A mutilated skeleton unearthed from a medieval church in Leicester is undergoing testing to determine if it belongs to Richard III, an unlucky king of England who died in battle in 1485.
Archaeologists unearthed the skeleton in the choir of Grefriars, a medieval church that had been buried under a parking lot. Though the church had been lost, historical records suggest that Richard III was buried there after his death at the Battle of Bosworth Field, during the War of the Roses, an English civil war.
If the body is Richard's, archaeologists hope the find will shed light on a person known best through William Shakespeare's fictionalized account in the play "Richard III."
The skeleton is a good candidate for the lost king. It was found in the choir area of the church, matching historical records of the burial. The skeleton appears to be an adult male, and has a wounded skull — as if someone had cleaved it with an axe or sword. That would be consistent with a death in battle. A barbed arrowhead was also found in the skeleton's spine.
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Quest for the Roses: The hunt for lost King Richard III
The skeleton also shows signs of scoliosis, or an abnormally curved spine. This would have made the man's right shoulder pop up higher than his left, which matches contemporary accounts of Richard III. (In later accounts, he's often incorrectly portrayed as a hunchback.) [Gallery: The Search for Richard III's Grave]
However, researchers have to be sure before they make any pronouncements on the skeleton's identity. They're currently subjecting the skeleton to a barrage of tests, including a computed tomography (CT) scan, which will allow them to reconstruct a three-dimensional image of the skeleton with flesh and skin overlaid. They eventually plan to reconstruct the man's face, though this procedure can be somewhat unreliable.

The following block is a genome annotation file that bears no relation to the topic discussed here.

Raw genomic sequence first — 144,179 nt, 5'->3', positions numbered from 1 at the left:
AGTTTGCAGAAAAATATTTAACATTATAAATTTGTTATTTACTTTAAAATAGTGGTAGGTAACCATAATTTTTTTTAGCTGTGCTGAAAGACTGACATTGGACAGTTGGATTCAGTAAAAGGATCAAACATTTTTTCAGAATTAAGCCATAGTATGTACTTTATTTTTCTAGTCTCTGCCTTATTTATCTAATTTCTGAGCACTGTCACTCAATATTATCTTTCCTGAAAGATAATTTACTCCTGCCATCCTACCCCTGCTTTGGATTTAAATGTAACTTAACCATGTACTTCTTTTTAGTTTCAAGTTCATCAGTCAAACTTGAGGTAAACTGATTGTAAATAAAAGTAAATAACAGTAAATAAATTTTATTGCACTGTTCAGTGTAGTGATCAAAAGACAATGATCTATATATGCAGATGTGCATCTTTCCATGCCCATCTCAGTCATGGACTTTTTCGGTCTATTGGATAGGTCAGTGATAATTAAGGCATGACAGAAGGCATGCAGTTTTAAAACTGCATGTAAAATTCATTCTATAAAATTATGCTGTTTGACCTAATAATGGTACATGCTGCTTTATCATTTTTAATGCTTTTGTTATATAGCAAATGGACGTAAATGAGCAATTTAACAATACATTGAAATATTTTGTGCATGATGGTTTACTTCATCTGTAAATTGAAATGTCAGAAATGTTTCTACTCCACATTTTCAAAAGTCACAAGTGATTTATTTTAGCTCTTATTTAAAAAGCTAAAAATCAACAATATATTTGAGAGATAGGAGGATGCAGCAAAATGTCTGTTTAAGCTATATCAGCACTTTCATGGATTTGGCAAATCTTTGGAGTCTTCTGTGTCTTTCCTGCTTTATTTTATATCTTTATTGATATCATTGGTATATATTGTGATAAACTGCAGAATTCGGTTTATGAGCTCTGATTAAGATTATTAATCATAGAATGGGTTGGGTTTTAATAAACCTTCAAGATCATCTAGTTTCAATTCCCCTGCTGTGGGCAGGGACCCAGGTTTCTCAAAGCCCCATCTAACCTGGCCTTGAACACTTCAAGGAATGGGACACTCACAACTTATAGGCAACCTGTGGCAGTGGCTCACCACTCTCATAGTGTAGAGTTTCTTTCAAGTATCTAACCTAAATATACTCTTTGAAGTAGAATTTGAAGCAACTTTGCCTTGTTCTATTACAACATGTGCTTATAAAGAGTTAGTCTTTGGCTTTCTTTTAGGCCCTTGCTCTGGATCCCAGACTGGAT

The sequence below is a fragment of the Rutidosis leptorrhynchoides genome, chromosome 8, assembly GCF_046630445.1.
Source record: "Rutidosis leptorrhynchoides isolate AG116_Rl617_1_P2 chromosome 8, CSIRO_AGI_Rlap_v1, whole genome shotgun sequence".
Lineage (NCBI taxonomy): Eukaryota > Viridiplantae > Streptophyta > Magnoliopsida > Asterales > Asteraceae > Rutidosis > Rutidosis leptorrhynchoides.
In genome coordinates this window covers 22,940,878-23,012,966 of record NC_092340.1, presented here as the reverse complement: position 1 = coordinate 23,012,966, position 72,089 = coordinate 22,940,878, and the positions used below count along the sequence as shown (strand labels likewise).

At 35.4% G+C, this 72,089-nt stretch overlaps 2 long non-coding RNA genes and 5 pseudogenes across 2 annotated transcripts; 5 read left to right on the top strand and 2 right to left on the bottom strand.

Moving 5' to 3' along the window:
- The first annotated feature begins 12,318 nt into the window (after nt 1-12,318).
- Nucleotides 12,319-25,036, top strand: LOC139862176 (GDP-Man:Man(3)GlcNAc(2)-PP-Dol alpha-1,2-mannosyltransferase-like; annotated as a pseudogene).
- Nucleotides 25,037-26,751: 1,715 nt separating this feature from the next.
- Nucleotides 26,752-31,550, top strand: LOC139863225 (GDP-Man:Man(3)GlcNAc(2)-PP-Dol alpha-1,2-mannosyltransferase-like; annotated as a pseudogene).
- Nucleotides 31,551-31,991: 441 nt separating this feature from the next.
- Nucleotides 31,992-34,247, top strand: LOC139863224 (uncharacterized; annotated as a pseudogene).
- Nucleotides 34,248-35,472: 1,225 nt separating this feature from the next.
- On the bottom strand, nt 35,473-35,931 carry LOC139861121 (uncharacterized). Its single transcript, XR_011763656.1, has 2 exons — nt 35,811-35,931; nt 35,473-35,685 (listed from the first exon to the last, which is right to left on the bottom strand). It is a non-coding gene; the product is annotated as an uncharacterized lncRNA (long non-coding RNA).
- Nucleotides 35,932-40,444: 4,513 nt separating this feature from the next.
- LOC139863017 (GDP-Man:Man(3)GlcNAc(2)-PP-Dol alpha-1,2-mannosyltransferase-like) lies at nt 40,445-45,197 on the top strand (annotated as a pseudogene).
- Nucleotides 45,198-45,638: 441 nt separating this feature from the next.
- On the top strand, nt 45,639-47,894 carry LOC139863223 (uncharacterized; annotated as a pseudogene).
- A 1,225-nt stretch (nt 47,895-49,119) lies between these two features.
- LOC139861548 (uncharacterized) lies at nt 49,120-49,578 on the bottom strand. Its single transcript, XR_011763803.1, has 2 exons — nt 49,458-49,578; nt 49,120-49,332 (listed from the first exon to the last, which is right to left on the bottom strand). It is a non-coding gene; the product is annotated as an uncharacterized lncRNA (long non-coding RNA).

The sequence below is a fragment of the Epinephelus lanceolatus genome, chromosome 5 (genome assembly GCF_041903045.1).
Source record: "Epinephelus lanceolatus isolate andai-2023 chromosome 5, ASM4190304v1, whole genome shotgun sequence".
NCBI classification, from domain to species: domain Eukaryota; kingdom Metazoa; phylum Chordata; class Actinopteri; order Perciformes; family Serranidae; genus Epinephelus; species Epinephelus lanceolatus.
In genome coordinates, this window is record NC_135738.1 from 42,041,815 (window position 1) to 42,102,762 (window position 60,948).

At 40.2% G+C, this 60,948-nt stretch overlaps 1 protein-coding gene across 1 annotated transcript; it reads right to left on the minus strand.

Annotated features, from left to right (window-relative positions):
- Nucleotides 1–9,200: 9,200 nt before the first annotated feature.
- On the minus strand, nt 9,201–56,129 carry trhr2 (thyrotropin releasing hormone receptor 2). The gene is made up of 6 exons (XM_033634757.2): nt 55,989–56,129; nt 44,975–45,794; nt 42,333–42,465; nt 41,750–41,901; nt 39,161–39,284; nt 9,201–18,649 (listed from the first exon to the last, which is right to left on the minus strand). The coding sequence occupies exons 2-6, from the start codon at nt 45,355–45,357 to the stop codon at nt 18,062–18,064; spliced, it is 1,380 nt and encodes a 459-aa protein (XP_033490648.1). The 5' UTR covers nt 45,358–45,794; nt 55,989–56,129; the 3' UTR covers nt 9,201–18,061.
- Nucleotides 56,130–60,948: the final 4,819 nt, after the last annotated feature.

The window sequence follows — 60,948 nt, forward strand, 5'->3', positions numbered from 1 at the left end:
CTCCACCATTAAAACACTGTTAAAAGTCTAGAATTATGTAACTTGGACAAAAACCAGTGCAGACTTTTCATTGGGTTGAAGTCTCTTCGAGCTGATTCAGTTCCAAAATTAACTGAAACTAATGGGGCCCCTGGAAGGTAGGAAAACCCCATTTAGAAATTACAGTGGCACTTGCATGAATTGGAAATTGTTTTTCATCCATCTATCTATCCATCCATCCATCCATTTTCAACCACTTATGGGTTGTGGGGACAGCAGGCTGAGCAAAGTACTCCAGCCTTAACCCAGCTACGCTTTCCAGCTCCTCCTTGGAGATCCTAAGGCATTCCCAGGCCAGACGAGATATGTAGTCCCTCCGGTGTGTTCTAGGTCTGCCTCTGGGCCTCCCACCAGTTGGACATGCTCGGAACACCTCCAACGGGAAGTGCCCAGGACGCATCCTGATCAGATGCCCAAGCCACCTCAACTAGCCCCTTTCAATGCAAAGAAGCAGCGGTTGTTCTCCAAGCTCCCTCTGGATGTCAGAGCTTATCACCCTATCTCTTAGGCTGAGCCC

Soil samples from around the skeleton where the body decomposed, along with dental plaque, will help researchers find out more about the man's health and diet. Scientists have also extracted samples from the teeth and bones to attempt a DNA test on the skeleton. They'll compare any usable DNA with that of Michael Ibsen, a living descendent of Richard III's sister Anne of York.
Simultaneously, researchers are radiocarbon dating the skeleton to confirm the time of death — within about 80 years, that is. Specialists in medieval weaponry are consulting on the man's possible battle wounds.
"We are looking at many different lines of enquiry, the evidence from which all add up to give us more assurance about the identity of the individual," Richard Buckley, the director of the University of Leicester Archaeological Services, said in a statement. "As well as the DNA testing, we have to take in all of the other pieces of evidence, which tell us about the person's lifestyle — including his health and where he grew up."
A second female skeleton found in the church may be one of the church founders, researchers suspect. Results for the male skeleton are expected early next year.
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